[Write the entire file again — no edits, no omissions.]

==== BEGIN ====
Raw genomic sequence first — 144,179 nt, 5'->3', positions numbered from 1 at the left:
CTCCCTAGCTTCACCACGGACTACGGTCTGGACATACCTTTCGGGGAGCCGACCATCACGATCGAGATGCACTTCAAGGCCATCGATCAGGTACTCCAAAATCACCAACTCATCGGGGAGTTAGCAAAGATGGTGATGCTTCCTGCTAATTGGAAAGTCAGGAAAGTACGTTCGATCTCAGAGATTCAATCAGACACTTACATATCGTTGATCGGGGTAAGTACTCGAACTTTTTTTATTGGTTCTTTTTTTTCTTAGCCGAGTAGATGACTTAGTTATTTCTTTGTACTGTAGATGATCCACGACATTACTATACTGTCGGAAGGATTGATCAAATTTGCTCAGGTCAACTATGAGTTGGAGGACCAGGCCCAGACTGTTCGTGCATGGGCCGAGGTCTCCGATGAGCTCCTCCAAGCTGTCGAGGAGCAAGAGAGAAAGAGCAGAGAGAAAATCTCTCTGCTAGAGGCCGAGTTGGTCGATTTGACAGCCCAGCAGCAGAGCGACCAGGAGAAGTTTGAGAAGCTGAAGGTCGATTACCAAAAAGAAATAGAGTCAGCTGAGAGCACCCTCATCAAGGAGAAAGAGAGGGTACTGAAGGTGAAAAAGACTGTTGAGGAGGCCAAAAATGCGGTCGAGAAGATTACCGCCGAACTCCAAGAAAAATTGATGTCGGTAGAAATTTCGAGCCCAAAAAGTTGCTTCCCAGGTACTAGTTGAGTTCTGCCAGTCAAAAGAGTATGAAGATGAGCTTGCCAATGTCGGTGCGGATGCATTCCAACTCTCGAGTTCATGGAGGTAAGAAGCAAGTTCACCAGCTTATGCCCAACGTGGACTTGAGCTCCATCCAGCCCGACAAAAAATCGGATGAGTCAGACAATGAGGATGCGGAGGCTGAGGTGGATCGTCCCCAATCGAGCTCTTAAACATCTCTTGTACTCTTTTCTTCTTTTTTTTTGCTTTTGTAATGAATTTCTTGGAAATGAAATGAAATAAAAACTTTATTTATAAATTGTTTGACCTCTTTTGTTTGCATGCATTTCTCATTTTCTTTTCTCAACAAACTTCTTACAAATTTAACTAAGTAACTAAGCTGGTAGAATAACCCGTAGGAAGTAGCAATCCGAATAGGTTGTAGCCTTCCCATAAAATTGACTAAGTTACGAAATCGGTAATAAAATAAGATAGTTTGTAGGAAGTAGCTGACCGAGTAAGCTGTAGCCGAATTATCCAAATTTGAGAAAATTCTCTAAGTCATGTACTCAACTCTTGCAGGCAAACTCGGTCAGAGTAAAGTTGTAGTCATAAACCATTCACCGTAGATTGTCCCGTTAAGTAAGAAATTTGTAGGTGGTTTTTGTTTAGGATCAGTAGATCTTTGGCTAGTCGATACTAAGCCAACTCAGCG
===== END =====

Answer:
Raw genomic sequence first — 144,179 nt, 5'->3', positions numbered from 1 at the left:
CTCCCTAGCTTCACCACGGACTACGGTCTGGACATACCTTTCGGGGAGCCGACCATCACGATCGAGATGCACTTCAAGGCCATCGATCAGGTACTCCAAAATCACCAACTCATCGGGGAGTTAGCAAAGATGGTGATGCTTCCTGCTAATTGGAAAGTCAGGAAAGTACGTTCGATCTCAGAGATTCAATCAGACACTTACATATCGTTGATCGGGGTAAGTACTCGAACTTTTTTTATTGGTTCTTTTTTTTCTTAGCCGAGTAGATGACTTAGTTATTTCTTTGTACTGTAGATGATCCACGACATTACTATACTGTCGGAAGGATTGATCAAATTTGCTCAGGTCAACTATGAGTTGGAGGACCAGGCCCAGACTGTTCGTGCATGGGCCGAGGTCTCCGATGAGCTCCTCCAAGCTGTCGAGGAGCAAGAGAGAAAGAGCAGAGAGAAAATCTCTCTGCTAGAGGCCGAGTTGGTCGATTTGACAGCCCAGCAGCAGAGCGACCAGGAGAAGTTTGAGAAGCTGAAGGTCGATTACCAAAAAGAAATAGAGTCAGCTGAGAGCACCCTCATCAAGGAGAAAGAGAGGGTACTGAAGGTGAAAAAGACTGTTGAGGAGGCCAAAAATGCGGTCGAGAAGATTACCGCCGAACTCCAAGAAAAATTGATGTCGGTAGAAATTTCGAGCCCAAAAAGTTGCTTCCCAGGTACTAGTTGAGTTCTGCCAGTCAAAAGAGTATGAAGATGAGCTTGCCAATGTCGGTGCGGATGCATTCCAACTCTCGAGTTCATGGAGGTAAGAAGCAAGTTCACCAGCTTATGCCCAACGTGGACTTGAGCTCCATCCAGCCCGACAAAAAATCGGATGAGTCAGACAATGAGGATGCGGAGGCTGAGGTGGATCGTCCCCAATCGAGCTCTTAAACATCTCTTGTACTCTTTTCTTCTTTTTTTTTGCTTTTGTAATGAATTTCTTGGAAATGAAATGAAATAAAAACTTTATTTATAAATTGTTTGACCTCTTTTGTTTGCATGCATTTCTCATTTTCTTTTCTCAACAAACTTCTTACAAATTTAACTAAGTAACTAAGCTGGTAGAATAACCCGTAGGAAGTAGCAATCCGAATAGGTTGTAGCCTTCCCATAAAATTGACTAAGTTACGAAATCGGTAATAAAATAAGATAGTTTGTAGGAAGTAGCTGACCGAGTAAGCTGTAGCCGAATTATCCAAATTTGAGAAAATTCTCTAAGTCATGTACTCAACTCTTGCAGGCAAACTCGGTCAGAGTAAAGTTGTAGTCATAAACCATTCACCGTAGATTGTCCCGTTAAGTAAGAAATTTGTAGGTGGTTTTTGTTTAGGATCAGTAGATCTTTGGCTAGTCGATACTAAGCCAACTCAGCG